Side effects of surgery for bladder cancer
Side effects can develop any time during, immediately after or a few days or weeks after surgery. Sometimes late side effects develop months or years after surgery. Most side effects will go away on their own or can be treated, but some may last a long time or become permanent.
Side effects of surgery will depend mainly on:
- the type of surgery
- your overall health
- the effect of other treatments (for example, tissue treated with radiation may not heal well after surgery)
Tell your healthcare team if you have these side effects or others you think might be from your surgery. The sooner they are aware of any problems, the sooner they can suggest ways to help you deal with them.
|Side effects of surgery for bladder cancer|
Pain often occurs after surgery because of trauma to the tissue. It may take time for the pain to go away after surgery, depending on the procedure and how well you heal and cope with pain.
Your healthcare team will prescribe pain-relieving medicines to control pain. Tell them if the pain doesn’t go away or pain medicines do not relieve the pain.
Find out more about pain.
Nausea and vomiting can occur because of the effects of general anesthetics used during surgery. You may be given medicines to prevent and control nausea and vomiting. They are usually temporary side effects and often go away a few days after surgery.
Find out more about nausea and vomiting.
Bleeding, or hemorrhage, can occur if a blood vessel is not sealed off during surgery or if you have a blood clotting disorder. The nursing staff will check your bandages and drains to look for any bleeding right after your surgery. If you have serious bleeding, your surgeon may have to take you back to the operating room to find where the bleeding is coming from and stop it.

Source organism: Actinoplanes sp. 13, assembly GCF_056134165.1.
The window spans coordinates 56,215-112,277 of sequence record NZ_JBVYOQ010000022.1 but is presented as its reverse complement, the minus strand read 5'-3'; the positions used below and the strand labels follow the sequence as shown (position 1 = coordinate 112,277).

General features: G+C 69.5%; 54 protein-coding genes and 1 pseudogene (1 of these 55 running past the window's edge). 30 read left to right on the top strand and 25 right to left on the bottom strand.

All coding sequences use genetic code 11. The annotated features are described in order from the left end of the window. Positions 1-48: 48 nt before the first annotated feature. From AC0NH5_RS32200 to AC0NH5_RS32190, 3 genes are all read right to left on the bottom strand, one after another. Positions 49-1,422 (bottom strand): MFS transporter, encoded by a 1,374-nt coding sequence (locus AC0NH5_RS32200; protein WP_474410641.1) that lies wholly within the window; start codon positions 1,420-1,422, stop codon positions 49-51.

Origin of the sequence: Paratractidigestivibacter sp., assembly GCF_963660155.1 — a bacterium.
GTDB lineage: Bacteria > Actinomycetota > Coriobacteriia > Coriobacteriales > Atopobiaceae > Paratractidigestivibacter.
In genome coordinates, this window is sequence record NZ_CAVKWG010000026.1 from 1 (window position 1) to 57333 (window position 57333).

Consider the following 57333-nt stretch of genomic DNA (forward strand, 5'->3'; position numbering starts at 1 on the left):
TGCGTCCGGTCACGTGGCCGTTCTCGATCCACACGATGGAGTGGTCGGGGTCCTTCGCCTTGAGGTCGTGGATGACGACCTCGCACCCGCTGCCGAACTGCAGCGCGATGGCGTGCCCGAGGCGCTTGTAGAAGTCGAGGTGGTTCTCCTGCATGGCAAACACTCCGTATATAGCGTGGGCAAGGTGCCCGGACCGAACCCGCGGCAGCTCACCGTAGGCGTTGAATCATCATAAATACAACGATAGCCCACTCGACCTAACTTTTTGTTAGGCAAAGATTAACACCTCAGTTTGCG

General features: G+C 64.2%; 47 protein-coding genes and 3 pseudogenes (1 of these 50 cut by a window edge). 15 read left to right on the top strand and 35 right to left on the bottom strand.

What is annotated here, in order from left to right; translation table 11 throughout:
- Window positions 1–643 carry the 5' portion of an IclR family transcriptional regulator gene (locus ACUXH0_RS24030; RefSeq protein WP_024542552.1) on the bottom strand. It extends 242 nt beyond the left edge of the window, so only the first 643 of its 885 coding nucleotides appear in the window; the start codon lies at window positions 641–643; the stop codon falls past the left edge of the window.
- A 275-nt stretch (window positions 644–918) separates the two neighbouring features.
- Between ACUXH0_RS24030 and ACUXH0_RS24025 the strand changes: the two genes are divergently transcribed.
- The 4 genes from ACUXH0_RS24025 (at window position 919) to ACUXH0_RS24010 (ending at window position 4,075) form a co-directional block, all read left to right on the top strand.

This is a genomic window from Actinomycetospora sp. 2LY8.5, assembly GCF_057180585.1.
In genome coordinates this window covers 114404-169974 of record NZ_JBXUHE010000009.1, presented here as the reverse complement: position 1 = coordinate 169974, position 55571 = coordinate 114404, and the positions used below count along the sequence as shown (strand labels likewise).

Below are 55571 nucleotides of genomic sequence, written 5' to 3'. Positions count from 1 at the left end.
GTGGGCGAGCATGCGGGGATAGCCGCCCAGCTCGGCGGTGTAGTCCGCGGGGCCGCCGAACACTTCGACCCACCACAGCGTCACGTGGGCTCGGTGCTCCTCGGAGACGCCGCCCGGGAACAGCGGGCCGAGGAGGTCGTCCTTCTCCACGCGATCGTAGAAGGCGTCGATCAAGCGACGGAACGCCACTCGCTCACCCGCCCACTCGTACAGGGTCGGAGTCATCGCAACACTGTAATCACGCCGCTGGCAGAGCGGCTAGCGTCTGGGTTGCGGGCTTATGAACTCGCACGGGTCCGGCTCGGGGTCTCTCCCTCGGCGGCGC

A small amount of bloody drainage is normal after surgery. Tell your healthcare team if you see large amounts of blood.
Different problems with the urinary tract can develop after surgery for bladder cancer.
Certain anesthetics or pain-relieving medicines can sometimes cause an inability to urinate. For a short time after surgery, the healthcare team will monitor when and how much you urinate.
Repeated transurethral resections (TURs) can scar the bladder so that it loses the ability to hold urine. This scarring can make you urinate more often or lose bladder control (called urinary incontinence).
A partial cystectomy reduces the size of the bladder. This can make a person urinate more often.
Incontinence, blockage (obstruction) of the ureters and backflow (reflux) of urine into the ureters can occur after a radical cystectomy and reconstructive surgery. Sometimes people with neobladders need to drain the urine with a tube, or catheter, because they can’t urinate.
Find out more about urinary incontinence.
Surgery to the pelvis can irritate the intestines and cause problems, including the following.
The intestines can stop working normally so the contents can’t move through them. This is called paralytic ileus. After surgery, the intestines will slowly start working normally and you will gradually start eating and drinking again.
Bowel obstruction is when the large or small intestine is partially or completely blocked so the contents can’t pass through them. Find out more about bowel obstruction.